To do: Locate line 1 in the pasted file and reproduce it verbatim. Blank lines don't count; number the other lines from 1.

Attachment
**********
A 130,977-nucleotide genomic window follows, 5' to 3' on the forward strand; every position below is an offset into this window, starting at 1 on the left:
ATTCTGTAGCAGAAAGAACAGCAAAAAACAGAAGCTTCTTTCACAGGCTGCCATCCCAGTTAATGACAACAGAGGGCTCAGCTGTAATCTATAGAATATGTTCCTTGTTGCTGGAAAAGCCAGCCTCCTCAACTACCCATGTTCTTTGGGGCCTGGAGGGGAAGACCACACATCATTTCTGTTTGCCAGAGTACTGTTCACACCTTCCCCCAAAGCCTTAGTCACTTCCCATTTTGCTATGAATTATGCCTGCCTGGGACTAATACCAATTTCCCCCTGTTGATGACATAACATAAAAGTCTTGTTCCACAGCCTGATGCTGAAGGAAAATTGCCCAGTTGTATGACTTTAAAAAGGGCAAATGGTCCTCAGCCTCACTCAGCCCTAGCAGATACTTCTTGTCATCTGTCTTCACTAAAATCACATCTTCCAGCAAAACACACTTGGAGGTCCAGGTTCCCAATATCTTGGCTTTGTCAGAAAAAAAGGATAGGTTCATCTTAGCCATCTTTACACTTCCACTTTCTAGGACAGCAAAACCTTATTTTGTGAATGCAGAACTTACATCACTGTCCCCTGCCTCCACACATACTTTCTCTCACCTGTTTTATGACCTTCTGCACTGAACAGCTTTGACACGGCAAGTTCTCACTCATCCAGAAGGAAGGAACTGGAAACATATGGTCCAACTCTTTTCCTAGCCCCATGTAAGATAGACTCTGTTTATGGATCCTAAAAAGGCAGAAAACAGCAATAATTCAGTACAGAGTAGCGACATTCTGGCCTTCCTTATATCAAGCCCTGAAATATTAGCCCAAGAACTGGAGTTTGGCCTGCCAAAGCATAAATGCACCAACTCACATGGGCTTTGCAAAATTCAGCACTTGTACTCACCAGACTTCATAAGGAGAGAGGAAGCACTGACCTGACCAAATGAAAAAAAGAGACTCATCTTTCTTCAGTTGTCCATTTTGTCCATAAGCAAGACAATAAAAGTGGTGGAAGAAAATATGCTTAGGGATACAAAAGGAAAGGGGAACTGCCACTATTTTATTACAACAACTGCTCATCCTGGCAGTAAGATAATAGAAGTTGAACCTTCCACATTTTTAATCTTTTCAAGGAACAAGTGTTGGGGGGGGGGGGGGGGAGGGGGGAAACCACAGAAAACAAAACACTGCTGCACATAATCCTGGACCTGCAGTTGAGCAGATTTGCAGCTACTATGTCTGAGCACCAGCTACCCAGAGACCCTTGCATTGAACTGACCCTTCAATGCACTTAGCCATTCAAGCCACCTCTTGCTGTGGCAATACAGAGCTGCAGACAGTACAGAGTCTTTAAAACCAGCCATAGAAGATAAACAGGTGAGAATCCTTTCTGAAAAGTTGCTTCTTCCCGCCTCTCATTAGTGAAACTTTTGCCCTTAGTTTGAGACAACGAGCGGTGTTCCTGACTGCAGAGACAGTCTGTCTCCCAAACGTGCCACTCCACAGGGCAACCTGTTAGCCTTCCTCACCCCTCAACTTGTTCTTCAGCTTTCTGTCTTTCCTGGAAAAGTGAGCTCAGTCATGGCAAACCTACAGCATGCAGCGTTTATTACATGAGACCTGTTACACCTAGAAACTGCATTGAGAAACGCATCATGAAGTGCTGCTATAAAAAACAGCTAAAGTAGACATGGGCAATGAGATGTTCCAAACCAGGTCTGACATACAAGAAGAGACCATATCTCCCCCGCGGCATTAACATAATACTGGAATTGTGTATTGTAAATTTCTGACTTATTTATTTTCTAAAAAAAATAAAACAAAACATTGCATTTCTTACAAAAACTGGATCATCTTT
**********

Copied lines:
A 130,977-nucleotide genomic window follows, 5' to 3' on the forward strand; every position below is an offset into this window, starting at 1 on the left: